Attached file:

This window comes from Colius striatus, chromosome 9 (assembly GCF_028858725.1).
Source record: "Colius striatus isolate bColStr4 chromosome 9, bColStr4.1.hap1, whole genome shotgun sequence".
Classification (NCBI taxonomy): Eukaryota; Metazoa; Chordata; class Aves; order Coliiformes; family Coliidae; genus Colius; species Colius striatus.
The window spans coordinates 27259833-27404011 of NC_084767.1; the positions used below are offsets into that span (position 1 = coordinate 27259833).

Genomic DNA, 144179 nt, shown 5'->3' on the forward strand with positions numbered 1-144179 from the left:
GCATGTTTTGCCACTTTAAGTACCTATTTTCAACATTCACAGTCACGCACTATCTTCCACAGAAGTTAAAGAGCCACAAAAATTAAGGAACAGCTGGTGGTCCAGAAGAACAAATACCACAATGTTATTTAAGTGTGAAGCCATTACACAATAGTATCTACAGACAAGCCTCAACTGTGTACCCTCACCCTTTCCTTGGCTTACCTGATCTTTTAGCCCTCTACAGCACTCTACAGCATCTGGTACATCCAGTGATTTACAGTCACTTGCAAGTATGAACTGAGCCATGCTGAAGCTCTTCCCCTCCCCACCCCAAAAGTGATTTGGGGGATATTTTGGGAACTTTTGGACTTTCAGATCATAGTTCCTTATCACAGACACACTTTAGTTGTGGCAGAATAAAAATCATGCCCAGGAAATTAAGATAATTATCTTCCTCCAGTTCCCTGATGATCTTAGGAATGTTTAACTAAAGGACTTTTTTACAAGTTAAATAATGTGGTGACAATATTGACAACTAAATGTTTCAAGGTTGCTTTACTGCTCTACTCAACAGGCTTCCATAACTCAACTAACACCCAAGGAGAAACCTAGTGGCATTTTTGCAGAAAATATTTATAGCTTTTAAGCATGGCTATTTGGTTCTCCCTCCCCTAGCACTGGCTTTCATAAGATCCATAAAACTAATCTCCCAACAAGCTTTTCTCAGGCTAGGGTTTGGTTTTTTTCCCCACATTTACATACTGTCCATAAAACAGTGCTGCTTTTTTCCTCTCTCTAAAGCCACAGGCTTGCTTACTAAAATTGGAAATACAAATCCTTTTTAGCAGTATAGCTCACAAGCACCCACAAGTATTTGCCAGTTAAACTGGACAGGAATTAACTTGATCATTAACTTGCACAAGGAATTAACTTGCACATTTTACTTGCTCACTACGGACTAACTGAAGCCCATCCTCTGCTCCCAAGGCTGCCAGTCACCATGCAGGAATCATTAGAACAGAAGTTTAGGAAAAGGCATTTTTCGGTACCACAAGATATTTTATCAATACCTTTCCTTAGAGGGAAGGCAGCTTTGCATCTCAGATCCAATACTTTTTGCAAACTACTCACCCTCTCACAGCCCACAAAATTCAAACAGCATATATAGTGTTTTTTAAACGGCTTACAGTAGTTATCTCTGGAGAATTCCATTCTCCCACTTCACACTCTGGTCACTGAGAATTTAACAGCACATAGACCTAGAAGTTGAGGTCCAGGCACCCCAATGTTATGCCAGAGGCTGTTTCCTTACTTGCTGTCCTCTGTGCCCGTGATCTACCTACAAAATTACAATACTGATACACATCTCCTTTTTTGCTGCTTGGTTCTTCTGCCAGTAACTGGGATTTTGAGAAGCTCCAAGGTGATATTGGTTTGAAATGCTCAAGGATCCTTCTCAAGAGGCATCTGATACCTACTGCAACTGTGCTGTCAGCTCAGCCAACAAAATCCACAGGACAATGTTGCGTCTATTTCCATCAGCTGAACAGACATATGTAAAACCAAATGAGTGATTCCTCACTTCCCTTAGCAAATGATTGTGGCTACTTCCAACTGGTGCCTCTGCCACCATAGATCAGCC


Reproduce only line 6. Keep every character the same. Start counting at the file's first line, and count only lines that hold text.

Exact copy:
GCATGTTTTGCCACTTTAAGTACCTATTTTCAACATTCACAGTCACGCACTATCTTCCACAGAAGTTAAAGAGCCACAAAAATTAAGGAACAGCTGGTGGTCCAGAAGAACAAATACCACAATGTTATTTAAGTGTGAAGCCATTACACAATAGTATCTACAGACAAGCCTCAACTGTGTACCCTCACCCTTTCCTTGGCTTACCTGATCTTTTAGCCCTCTACAGCACTCTACAGCATCTGGTACATCCAGTGATTTACAGTCACTTGCAAGTATGAACTGAGCCATGCTGAAGCTCTTCCCCTCCCCACCCCAAAAGTGATTTGGGGGATATTTTGGGAACTTTTGGACTTTCAGATCATAGTTCCTTATCACAGACACACTTTAGTTGTGGCAGAATAAAAATCATGCCCAGGAAATTAAGATAATTATCTTCCTCCAGTTCCCTGATGATCTTAGGAATGTTTAACTAAAGGACTTTTTTACAAGTTAAATAATGTGGTGACAATATTGACAACTAAATGTTTCAAGGTTGCTTTACTGCTCTACTCAACAGGCTTCCATAACTCAACTAACACCCAAGGAGAAACCTAGTGGCATTTTTGCAGAAAATATTTATAGCTTTTAAGCATGGCTATTTGGTTCTCCCTCCCCTAGCACTGGCTTTCATAAGATCCATAAAACTAATCTCCCAACAAGCTTTTCTCAGGCTAGGGTTTGGTTTTTTTCCCCACATTTACATACTGTCCATAAAACAGTGCTGCTTTTTTCCTCTCTCTAAAGCCACAGGCTTGCTTACTAAAATTGGAAATACAAATCCTTTTTAGCAGTATAGCTCACAAGCACCCACAAGTATTTGCCAGTTAAACTGGACAGGAATTAACTTGATCATTAACTTGCACAAGGAATTAACTTGCACATTTTACTTGCTCACTACGGACTAACTGAAGCCCATCCTCTGCTCCCAAGGCTGCCAGTCACCATGCAGGAATCATTAGAACAGAAGTTTAGGAAAAGGCATTTTTCGGTACCACAAGATATTTTATCAATACCTTTCCTTAGAGGGAAGGCAGCTTTGCATCTCAGATCCAATACTTTTTGCAAACTACTCACCCTCTCACAGCCCACAAAATTCAAACAGCATATATAGTGTTTTTTAAACGGCTTACAGTAGTTATCTCTGGAGAATTCCATTCTCCCACTTCACACTCTGGTCACTGAGAATTTAACAGCACATAGACCTAGAAGTTGAGGTCCAGGCACCCCAATGTTATGCCAGAGGCTGTTTCCTTACTTGCTGTCCTCTGTGCCCGTGATCTACCTACAAAATTACAATACTGATACACATCTCCTTTTTTGCTGCTTGGTTCTTCTGCCAGTAACTGGGATTTTGAGAAGCTCCAAGGTGATATTGGTTTGAAATGCTCAAGGATCCTTCTCAAGAGGCATCTGATACCTACTGCAACTGTGCTGTCAGCTCAGCCAACAAAATCCACAGGACAATGTTGCGTCTATTTCCATCAGCTGAACAGACATATGTAAAACCAAATGAGTGATTCCTCACTTCCCTTAGCAAATGATTGTGGCTACTTCCAACTGGTGCCTCTGCCACCATAGATCAGCC